Valid for Submission
C05.1 is a billable diagnosis code used to specify a medical diagnosis of malignant neoplasm of soft palate. The code C05.1 is valid during the fiscal year 2021 from October 01, 2020 through September 30, 2021 for the submission of HIPAA-covered transactions.
The ICD-10-CM code C05.1 might also be used to specify conditions or terms like carcinoma of soft palate, malignant tumor of inferior surface of soft palate, malignant tumor of soft palate, palate carcinoma, primary malignant neoplasm of soft palate , tumor of inferior surface of soft palate, etc.
The following anatomical sites found in the Table of Neoplasms apply to this code given the correct histological behavior: Neoplasm, neoplastic palate soft .
Tabular List of Diseases and Injuries
The Tabular List of Diseases and Injuries is a list of ICD-10 codes, organized "head to toe" into chapters and sections with coding notes and guidance for inclusions, exclusions, descriptions and more. The following references are applicable to the code C05.1:
Type 2 ExcludesType 2 Excludes
A type 2 excludes note represents "Not included here". An excludes2 note indicates that the condition excluded is not part of the condition represented by the code, but a patient may have both conditions at the same time. When an Excludes2 note appears under a code, it is acceptable to use both the code and the excluded code together, when appropriate.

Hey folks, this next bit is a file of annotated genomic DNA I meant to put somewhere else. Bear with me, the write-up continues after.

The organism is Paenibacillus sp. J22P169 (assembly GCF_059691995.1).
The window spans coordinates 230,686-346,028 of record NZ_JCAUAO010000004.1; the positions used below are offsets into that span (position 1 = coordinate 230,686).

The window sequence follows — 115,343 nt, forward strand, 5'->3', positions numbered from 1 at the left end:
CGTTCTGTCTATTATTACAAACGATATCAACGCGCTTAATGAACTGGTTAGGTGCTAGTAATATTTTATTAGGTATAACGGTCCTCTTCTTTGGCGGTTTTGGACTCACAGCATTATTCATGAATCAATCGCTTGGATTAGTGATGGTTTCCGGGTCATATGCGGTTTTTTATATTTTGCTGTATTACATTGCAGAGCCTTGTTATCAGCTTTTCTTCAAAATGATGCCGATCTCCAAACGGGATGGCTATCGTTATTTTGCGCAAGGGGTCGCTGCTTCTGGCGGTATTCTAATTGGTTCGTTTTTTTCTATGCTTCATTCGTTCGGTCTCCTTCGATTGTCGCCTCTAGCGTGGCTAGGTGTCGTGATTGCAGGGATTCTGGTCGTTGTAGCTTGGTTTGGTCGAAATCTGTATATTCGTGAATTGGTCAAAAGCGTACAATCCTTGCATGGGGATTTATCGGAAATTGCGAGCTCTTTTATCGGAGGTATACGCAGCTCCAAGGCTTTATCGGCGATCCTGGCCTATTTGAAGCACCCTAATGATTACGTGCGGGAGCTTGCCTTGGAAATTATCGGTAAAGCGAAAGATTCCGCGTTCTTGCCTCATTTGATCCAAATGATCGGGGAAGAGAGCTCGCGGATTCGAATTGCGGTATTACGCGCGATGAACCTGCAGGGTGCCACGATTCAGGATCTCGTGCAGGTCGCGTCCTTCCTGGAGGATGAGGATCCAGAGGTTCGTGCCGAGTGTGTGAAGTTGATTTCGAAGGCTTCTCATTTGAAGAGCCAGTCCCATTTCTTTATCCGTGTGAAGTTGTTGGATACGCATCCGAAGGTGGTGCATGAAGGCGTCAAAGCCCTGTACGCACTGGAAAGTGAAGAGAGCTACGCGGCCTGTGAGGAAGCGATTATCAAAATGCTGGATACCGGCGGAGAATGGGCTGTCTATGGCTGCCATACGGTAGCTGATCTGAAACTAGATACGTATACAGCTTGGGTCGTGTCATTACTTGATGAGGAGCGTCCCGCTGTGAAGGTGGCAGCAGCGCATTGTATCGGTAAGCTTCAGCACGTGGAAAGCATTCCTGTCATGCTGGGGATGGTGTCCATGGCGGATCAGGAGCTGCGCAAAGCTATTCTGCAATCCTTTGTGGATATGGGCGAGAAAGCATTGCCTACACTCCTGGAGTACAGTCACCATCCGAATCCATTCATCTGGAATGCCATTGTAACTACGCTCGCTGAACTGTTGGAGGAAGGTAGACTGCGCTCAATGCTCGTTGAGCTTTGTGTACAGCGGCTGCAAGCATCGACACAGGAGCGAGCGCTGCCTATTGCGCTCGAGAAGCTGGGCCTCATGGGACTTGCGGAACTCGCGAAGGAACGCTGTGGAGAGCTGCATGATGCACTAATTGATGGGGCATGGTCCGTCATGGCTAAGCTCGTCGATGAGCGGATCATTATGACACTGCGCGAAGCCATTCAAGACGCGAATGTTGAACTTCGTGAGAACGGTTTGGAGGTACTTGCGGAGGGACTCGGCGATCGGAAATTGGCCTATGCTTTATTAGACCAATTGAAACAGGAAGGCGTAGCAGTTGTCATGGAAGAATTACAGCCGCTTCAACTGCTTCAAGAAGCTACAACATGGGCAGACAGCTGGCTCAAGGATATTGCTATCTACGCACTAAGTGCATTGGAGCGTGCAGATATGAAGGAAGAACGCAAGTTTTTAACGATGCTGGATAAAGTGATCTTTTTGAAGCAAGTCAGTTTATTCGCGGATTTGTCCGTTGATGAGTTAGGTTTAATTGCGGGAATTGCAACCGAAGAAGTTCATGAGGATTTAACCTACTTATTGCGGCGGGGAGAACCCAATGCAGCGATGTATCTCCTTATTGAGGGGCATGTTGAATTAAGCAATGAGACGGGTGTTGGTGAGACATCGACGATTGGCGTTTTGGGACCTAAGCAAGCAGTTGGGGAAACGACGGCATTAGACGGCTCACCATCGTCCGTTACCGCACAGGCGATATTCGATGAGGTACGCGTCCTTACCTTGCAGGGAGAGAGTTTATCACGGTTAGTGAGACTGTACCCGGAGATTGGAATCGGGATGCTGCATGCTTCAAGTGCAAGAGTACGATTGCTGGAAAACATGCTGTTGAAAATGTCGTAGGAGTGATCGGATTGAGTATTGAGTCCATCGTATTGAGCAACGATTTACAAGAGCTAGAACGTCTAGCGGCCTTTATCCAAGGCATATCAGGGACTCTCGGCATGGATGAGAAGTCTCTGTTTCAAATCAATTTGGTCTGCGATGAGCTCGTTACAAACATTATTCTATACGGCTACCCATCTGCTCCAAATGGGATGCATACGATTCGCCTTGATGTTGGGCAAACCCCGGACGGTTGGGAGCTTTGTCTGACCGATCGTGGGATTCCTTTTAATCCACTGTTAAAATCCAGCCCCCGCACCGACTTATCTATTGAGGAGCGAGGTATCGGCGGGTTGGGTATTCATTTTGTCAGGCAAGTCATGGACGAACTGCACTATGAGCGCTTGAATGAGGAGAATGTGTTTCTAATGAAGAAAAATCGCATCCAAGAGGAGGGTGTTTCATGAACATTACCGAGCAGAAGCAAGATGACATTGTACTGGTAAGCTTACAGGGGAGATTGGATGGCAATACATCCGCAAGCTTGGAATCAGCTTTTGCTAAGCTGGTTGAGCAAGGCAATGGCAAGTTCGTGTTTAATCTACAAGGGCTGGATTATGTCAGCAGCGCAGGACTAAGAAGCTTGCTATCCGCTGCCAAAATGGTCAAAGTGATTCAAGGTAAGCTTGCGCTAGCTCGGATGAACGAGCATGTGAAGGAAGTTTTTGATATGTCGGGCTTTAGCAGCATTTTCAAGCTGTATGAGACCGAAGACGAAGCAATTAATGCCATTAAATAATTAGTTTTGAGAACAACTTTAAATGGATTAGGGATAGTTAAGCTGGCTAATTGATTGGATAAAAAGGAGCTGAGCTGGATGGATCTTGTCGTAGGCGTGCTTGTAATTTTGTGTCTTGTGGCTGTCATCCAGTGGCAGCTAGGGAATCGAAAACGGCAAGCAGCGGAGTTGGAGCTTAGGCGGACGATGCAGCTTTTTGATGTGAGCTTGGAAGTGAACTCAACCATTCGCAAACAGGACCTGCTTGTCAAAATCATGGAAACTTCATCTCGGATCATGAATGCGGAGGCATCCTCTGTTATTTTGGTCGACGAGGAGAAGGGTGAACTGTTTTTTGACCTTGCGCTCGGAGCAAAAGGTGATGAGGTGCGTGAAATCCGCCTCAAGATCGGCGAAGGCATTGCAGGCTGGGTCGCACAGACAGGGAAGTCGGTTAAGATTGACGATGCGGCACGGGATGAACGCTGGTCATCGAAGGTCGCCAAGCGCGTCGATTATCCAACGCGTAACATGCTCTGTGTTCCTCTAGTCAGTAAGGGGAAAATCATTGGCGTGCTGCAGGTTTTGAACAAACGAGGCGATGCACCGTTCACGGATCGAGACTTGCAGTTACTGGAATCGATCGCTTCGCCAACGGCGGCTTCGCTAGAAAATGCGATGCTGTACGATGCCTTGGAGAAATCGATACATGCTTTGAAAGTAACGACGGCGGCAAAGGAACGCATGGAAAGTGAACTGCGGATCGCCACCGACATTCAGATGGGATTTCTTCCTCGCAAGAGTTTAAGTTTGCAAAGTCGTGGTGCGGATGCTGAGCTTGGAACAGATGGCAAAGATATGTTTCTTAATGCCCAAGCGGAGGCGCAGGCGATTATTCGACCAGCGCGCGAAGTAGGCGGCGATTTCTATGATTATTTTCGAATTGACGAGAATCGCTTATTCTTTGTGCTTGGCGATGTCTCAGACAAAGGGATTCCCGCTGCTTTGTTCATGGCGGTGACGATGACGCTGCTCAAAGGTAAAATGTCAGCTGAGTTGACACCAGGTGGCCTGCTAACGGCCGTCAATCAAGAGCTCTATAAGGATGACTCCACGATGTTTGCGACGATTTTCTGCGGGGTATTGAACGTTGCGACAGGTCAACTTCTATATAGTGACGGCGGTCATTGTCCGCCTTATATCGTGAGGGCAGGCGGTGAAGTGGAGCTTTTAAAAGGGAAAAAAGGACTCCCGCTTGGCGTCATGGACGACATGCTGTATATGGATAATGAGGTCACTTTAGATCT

- malignant neoplasm of nasopharyngeal surface of soft palate C11.3
The following clinical terms are approximate synonyms or lay terms that might be used to identify the correct diagnosis code:
- Carcinoma of soft palate
- Malignant tumor of inferior surface of soft palate
- Malignant tumor of soft palate
- Palate carcinoma
- Primary malignant neoplasm of soft palate
- Tumor of inferior surface of soft palate
Convert C05.1 to ICD-9 Code
Table of Neoplasms
The code C05.1 is included in the table of neoplasms by anatomical site. For each site there are six possible code numbers according to whether the neoplasm in question is malignant, benign, in situ, of uncertain behavior, or of unspecified nature. The description of the neoplasm will often indicate which of the six columns is appropriate.
Where such descriptors are not present, the remainder of the Index should be consulted where guidance is given to the appropriate column for each morphological (histological) variety listed. However, the guidance in the Index can be overridden if one of the descriptors mentioned above is present.
|»Neoplasm, neoplastic |
Information for Patients
Oral cancer can form in any part of the mouth. Most oral cancers begin in the flat cells that cover the surfaces of your mouth, tongue, and lips. Anyone can get oral cancer, but the risk is higher if you are male, use tobacco, drink lots of alcohol, have HPV, or have a history of head or neck cancer. Frequent sun exposure is also a risk factor for lip cancer.
Symptoms of oral cancer include
- White or red patches in your mouth
- A mouth sore that won't heal
- Bleeding in your mouth
- Loose teeth
- Problems or pain with swallowing
- A lump in your neck
- An earache
Tests to diagnose oral cancer include a physical exam, endoscopy, biopsy, and imaging tests. Oral cancer treatments may include surgery, radiation therapy, and chemotherapy. Some patients have a combination of treatments.
NIH: National Cancer Institute
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